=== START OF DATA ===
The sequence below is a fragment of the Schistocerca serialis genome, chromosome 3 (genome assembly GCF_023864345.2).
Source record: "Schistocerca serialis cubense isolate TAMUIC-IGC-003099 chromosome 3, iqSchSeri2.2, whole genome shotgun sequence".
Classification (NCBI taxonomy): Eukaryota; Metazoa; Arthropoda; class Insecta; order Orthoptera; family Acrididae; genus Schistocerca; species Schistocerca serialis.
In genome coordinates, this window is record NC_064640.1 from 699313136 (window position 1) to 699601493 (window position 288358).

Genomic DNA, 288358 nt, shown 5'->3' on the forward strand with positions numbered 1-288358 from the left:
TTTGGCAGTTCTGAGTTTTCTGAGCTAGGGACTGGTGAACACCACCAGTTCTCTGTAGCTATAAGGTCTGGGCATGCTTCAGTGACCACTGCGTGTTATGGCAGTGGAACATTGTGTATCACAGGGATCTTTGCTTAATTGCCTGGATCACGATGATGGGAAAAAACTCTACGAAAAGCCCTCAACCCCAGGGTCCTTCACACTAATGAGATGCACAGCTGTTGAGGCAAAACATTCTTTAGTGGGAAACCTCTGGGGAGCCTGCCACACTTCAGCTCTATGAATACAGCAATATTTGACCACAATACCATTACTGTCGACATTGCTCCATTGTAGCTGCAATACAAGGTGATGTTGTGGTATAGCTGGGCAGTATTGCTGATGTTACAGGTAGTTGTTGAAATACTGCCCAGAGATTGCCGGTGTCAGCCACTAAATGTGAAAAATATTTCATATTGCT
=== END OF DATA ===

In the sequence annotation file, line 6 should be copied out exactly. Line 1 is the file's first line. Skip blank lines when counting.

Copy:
TTTGGCAGTTCTGAGTTTTCTGAGCTAGGGACTGGTGAACACCACCAGTTCTCTGTAGCTATAAGGTCTGGGCATGCTTCAGTGACCACTGCGTGTTATGGCAGTGGAACATTGTGTATCACAGGGATCTTTGCTTAATTGCCTGGATCACGATGATGGGAAAAAACTCTACGAAAAGCCCTCAACCCCAGGGTCCTTCACACTAATGAGATGCACAGCTGTTGAGGCAAAACATTCTTTAGTGGGAAACCTCTGGGGAGCCTGCCACACTTCAGCTCTATGAATACAGCAATATTTGACCACAATACCATTACTGTCGACATTGCTCCATTGTAGCTGCAATACAAGGTGATGTTGTGGTATAGCTGGGCAGTATTGCTGATGTTACAGGTAGTTGTTGAAATACTGCCCAGAGATTGCCGGTGTCAGCCACTAAATGTGAAAAATATTTCATATTGCT